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Singapore’s presidential election: The battle continues

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In Brief

As Singaporeans go to the polls today to elect a new president, it is worth remembering there used to be a comfortable myth perpetuated about Singaporeans — this myth held them to be an apolitical people, conditioned by greed and fear to vote the People’s Action Party (PAP) into power, election after boring election.


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Business was Singapore’s business, so the argument went. Hence, a nation of shopkeepers would not rock the stable political scene that made markets function smoothly.

That myth was demolished in last May’s general election. While the PAP was returned to power with a credible 60 per cent of the vote, it lost its first Group Representation Constituency (GRC) and, with it, three ministers, including the very talented Foreign Minister George Yeo. Since GRCs had long been regarded as PAP fortresses, the loss of the Aljunied GRC to the Workers’ Party was symbolically ominous, if nothing else. The opposition had crossed an historical threshold.

Prime Minister Lee Hsien Loong lost no time in addressing the grievances that fuelled the opposition’s success. These involved discontent over the scale of immigration; the access of young, first-time buyers to public housing; crowded public transport; and the high cost of living, particularly when juxtaposed against high ministerial salaries. In a dramatic move, Singapore’s first two prime ministers — Lee Kuan Yew and Goh Chok Tong — both left the cabinet. So did three other ministers associated with unpopular policies in immigration, housing and transport. Ministerial salaries are being reviewed by an independent committee, and policy shifts have been announced in immigration and housing.

The effects of these changes will take time to be felt. In the meanwhile, the presidential election has become a continuing referendum on the PAP’s rule. Reflecting the assertive mood of the populace, the four candidates have participated in an exhaustive debate on the nature of the presidency itself. The key issue is whether the president, being elected directly by the people, can be a check on the government. If so, to what extent can the president intervene in public issues? To what point could the president disagree with government? If such powers were exercisable, should ensuing disagreements be kept private or be made public?

The constitutional position is clear: the elected president has blocking powers in five major areas, but only those five. They are the spending of Singapore’s past reserves, key public service appointments, detentions under the Internal Security Act, restraining orders under the Maintenance of Religious Harmony Act, and investigations carried out by the Corrupt Practices Investigation Bureau. In that sense — but in no other — the presidency is indeed a check on the powers of the executive. Beyond those areas, all public acts and speeches of the president can be carried out only on the advice of the cabinet, and the president cannot reject any advice given by the cabinet.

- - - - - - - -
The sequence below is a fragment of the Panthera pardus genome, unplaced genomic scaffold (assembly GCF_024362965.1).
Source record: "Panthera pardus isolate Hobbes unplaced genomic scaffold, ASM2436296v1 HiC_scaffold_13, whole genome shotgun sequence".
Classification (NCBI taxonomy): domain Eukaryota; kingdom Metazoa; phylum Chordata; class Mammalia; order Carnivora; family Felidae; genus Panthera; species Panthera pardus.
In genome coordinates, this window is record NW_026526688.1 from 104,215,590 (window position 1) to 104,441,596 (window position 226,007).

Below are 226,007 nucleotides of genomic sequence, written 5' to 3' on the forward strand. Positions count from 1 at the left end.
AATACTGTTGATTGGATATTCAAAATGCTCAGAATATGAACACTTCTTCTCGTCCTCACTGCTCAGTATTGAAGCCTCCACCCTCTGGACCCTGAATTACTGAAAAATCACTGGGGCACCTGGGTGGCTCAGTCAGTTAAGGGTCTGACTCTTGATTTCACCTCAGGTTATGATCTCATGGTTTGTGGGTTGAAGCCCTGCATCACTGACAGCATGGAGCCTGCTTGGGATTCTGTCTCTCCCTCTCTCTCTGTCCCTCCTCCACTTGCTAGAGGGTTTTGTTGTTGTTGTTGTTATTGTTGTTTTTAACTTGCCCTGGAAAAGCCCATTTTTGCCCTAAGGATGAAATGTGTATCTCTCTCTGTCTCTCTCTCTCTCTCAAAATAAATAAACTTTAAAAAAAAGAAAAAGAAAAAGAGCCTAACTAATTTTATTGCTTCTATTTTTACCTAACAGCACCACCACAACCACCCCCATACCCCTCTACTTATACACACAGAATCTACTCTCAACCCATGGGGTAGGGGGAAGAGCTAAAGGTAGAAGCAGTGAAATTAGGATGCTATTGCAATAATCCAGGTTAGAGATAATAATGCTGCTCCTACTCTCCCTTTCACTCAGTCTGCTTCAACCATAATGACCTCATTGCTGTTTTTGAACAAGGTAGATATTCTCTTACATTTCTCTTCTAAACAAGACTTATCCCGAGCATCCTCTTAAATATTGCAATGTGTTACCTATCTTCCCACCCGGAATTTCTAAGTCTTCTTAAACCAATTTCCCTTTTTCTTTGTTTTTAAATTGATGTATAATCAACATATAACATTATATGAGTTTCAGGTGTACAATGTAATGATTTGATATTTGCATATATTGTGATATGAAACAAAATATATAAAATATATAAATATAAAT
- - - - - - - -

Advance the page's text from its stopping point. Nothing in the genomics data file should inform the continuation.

The four contenders in their campaigns for the presidency have sought to demonstrate how they can articulate public sentiments given these constitutional parameters. Given the intensity of the debate, this election will be a barometer of public opinion and expectations that will leave its imprint on Singaporean politics for years to come.

Coincidentally, all four candidates are ‘Tans’: former Deputy Prime Minister Tony Tan, former Member of Parliament Tan Cheng Bock, former CEO of National Trades Union Congress Income Tan Kin Lian, and former senior civil servant Tan Jee Say. Except for the last, the others were all members of the PAP; Tan Jee Say contested the May election unsuccessfully as a candidate for the opposition Singapore Democratic Party. The order of their names also probably indicates their distance from the PAP government, an important issue that cropped up during the campaign.

It will be a close call. All four are reaching out to different segments of Singapore’s increasingly-polarised electorate. All four have made their positions clear on issues that confront Singaporeans. All four have defended those positions vigorously in a largely decorous campaign.

As Singaporeans cast their ballots, they will have to decide which candidate promises the best combination of stability and change. Whichever way they choose, they take another step away from their reputation of being an apolitical people.

K Kesavapany is the Director of the Institute of Southeast Asian Studies.

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